The Easiest Way To Hem Curtains Without Any Sewing

It almost feels like a conspiracy. Interior designers say the ideal length for curtains is just brushing the floor, while standard curtain lengths are either several inches too short or much, much too long. It's like hot dogs and their buns being sold in packages of unequal quantities. Sure, you could spend thousands of dollars on custom curtains or have your curtains hemmed by an alterations specialist, but if you just want your budget-friendly off-the-rack curtain panels to hang nicely, there's a way to hem them yourself without doing any sewing. All you need is standard hem tape, available in any sewing or craft store, and a flat iron (sometimes called a straightener) that you use on your hair.

The standard windowed wall is 8 feet high (96 inches), with the top of the windows sitting 1 foot below the ceiling (7 feet high or 84 inches). If you buy curtain panels in a standard 84-inch length, you'd have to basically hang them from the top of the window frame for them to reach the floor. If you buy the next longest length of (a standard) 95 inches, you would have to practically hang them from the ceiling. However, if you hang them from a curtain rod about halfway between the ceiling and your window frames, you create height and drama, and then all you need to do is hem the extra length using this convenient TikTok hack.

How to use hem tape on curtains

Hem tape is a heat-bonded double-sided tape that adheres to two pieces of fabric when heat is applied. If the hem pulls out of your favorite fashionable work slacks, for example, you can place the hem tape over the spot that came undone, fold the original hem back into place, and run a hot iron over the area to secure the hem back in place. Using hem tape on curtains is essentially the same process. However, since hanging and taking down curtains can be such a hassle — especially with long, ungainly, heavy panels — you can secure the hem by clamping it in a heated flat iron.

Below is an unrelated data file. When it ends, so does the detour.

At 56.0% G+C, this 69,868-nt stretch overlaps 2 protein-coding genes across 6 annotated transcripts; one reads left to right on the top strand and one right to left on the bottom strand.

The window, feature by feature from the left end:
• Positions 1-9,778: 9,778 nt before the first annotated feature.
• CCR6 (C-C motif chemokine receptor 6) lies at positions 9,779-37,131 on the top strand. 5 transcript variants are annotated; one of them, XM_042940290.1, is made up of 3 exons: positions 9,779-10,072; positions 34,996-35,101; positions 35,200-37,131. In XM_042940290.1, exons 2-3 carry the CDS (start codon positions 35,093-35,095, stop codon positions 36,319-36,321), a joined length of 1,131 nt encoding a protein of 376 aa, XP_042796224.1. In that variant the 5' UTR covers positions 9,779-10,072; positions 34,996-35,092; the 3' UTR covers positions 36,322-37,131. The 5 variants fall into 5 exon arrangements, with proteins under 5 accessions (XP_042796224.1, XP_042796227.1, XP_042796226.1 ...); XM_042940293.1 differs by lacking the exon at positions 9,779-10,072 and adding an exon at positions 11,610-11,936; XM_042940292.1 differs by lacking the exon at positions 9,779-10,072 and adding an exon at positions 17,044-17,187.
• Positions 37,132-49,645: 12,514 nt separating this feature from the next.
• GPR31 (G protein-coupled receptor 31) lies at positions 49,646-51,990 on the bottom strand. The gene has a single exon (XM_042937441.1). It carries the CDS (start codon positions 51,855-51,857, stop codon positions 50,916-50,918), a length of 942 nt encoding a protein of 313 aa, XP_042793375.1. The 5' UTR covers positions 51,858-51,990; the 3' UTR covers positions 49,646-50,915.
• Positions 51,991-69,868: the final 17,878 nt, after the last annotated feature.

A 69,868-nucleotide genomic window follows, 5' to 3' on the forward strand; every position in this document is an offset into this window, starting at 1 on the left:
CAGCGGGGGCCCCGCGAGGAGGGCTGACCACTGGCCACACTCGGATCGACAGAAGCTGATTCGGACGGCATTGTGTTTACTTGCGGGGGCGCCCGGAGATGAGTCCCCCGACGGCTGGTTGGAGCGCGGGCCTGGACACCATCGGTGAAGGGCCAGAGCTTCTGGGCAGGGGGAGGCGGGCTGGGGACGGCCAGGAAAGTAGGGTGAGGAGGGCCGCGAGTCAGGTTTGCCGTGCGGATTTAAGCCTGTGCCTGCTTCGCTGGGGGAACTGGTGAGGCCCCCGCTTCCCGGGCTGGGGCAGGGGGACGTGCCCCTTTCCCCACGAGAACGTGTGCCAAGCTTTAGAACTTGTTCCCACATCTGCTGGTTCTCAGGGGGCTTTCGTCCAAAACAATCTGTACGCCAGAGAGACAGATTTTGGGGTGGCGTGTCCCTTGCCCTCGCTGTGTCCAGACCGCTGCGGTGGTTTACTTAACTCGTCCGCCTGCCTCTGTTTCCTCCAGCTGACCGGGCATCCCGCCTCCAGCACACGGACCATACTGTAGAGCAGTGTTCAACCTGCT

Just as it does when you straighten your hair, the flat iron creates a smooth, flat surface when applied. When you attach the hem tape to the bottom of the curtain and fold it up the necessary number of inches, you can apply the hair straightener where they meet to activate the tape. Best of all, this isn't a permanent alteration of your curtains. If you ever want to change them back, simply remove the tape as recommended. If you don't have a flat iron, there is a peel-and-stick variety of hem tape available at craft stores that can be used in place of traditional heat-bonded hem tape. It's basically a standard double-sided tape specially designed for fabrics. It might not be as effective as the heat-bonded type, but it's an easy, inexpensive, workable solution.